Provincial bankruptcy laws. Next to the BIA, some provinces have their own bankruptcy laws that fall in line with the federal legislation. For example, Ontario has a few statutes that it follows for Ontarian debtors. Those statutes are: The Canadian Bankruptcy and Insolvency Act (BIA); Ontario Execution Act: the act addresses bankruptcy. Oct 01, · The federal statutes primarily governing insolvency proceedings are: The Bankruptcy and Insolvency Act (BIA), which sets out Canada's bankruptcy regime and is the statute used to liquidate a business. It also provides a proposal regime to allow debtors to . Bankruptcy law has bankruptcy protection rules that are included in the Bankruptcy and Insolvency Act, which is a federal law. Your protection can be impacted by your provincial laws, as the province sets the assets that you can keep when filing for bankruptcy, although bankruptcy is a federal law.
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If there is ever a dispute between the federal and provincial laws, the federal laws in the BIA will take precedence. Where can I get more information about the Bankruptcy and Insolvency Act or other bankruptcy laws? For more information about the BIA, click on the links below. If you need more information about other bankruptcy laws , you can visit our Bankruptcy Law page. You can also contact us with any questions you might have. What is in the Bankruptcy and Insolvency Act?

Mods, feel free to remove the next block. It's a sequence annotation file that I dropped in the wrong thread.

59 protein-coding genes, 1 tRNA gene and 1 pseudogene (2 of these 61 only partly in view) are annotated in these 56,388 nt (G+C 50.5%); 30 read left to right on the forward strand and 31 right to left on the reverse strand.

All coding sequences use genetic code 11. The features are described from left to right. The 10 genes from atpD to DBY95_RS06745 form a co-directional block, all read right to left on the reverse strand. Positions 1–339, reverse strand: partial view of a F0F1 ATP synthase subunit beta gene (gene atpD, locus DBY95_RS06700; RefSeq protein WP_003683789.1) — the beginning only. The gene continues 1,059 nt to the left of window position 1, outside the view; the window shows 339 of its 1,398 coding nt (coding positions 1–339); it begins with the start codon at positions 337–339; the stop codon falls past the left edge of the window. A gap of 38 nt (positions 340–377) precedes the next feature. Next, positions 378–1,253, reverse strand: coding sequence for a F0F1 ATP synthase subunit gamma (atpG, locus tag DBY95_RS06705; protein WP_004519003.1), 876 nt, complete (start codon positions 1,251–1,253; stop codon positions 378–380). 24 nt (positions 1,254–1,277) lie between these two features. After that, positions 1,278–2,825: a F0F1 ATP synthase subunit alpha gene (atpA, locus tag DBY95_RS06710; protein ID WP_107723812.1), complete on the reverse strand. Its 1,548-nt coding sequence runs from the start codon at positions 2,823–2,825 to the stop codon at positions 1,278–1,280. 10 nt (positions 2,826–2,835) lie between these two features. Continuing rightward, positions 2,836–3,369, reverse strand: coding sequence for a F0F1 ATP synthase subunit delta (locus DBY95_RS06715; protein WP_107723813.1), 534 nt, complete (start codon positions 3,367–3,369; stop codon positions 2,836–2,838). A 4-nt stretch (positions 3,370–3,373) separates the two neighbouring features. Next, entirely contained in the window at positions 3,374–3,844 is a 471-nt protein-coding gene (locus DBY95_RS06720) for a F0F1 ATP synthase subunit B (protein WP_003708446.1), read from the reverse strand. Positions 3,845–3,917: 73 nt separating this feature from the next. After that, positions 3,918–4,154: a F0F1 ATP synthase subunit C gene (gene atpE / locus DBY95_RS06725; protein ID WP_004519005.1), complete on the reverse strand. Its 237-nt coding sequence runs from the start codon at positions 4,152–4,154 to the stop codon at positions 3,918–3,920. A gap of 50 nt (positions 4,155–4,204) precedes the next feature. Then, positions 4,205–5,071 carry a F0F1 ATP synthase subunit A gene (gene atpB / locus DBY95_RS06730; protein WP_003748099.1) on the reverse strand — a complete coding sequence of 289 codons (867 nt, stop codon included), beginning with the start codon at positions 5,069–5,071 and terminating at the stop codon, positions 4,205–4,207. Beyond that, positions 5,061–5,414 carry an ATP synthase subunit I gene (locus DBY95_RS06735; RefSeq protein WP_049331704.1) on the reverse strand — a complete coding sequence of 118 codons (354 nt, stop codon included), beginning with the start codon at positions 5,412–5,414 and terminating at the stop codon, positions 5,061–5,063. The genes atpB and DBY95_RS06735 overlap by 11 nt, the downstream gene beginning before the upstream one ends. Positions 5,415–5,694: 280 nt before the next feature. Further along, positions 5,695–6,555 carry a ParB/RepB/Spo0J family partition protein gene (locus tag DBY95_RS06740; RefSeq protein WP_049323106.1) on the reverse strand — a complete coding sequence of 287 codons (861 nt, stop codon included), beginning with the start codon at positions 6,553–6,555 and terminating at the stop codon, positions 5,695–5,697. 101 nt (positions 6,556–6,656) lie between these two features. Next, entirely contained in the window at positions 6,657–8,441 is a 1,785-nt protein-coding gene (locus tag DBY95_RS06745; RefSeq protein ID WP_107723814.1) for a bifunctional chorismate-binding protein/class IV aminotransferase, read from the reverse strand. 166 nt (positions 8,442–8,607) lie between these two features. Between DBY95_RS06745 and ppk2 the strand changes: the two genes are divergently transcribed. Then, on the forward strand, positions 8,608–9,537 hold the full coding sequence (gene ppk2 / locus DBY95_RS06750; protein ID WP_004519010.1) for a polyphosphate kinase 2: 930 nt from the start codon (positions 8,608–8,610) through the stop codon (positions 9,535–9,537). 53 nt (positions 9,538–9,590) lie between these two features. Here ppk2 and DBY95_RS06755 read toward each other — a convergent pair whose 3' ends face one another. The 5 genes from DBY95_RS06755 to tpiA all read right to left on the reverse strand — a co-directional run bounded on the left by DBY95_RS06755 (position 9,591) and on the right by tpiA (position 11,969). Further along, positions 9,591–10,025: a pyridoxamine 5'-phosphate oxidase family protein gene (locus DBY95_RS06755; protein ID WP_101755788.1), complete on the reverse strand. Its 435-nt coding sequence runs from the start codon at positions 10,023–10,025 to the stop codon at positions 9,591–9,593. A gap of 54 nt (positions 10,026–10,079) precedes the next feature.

Consumer Proposal vs. Any shortfall can be dealt with in the bankruptcy. Some assets are not taken from you in bankruptcy. The goal of bankruptcy is to give you a fresh start — not to punish or humiliate you.
You will typically retain personal items and furnishings. The list of exemptions is set by each provincial or territorial government. The length of your bankruptcy will be nine months, unless one of the following is true:.
How much longer your bankruptcy period will be depends on the details of your case. Twenty-one month is typical when the bankrupt individual makes a good salary has surplus income. On top of the trustee fee and your loss of assets, a bankruptcy may cost you some of your income, depending on how much you earn and the size of your household. The formula is prescribed by law. The more you earn, the more you can afford to repay to your creditors.
If you want to learn more about how filing for a bankruptcy would affect you, and whether there are other alternatives that are available to you, booking a free personal consultation with a local Licensed Insolvency Trustee is an easy next step.
The Trustee will discuss your personal situation with you, answer your questions, and advise you on whether a bankruptcy is the right solution in your case, or if a different insolvency solution — an alternative to bankruptcy — might be more suitable for you. The consultation is confidential, and also risk-free — as you have no obligation to continue to work with the same Trustee in the future, nor can the Trustee make any decisions on your behalf.
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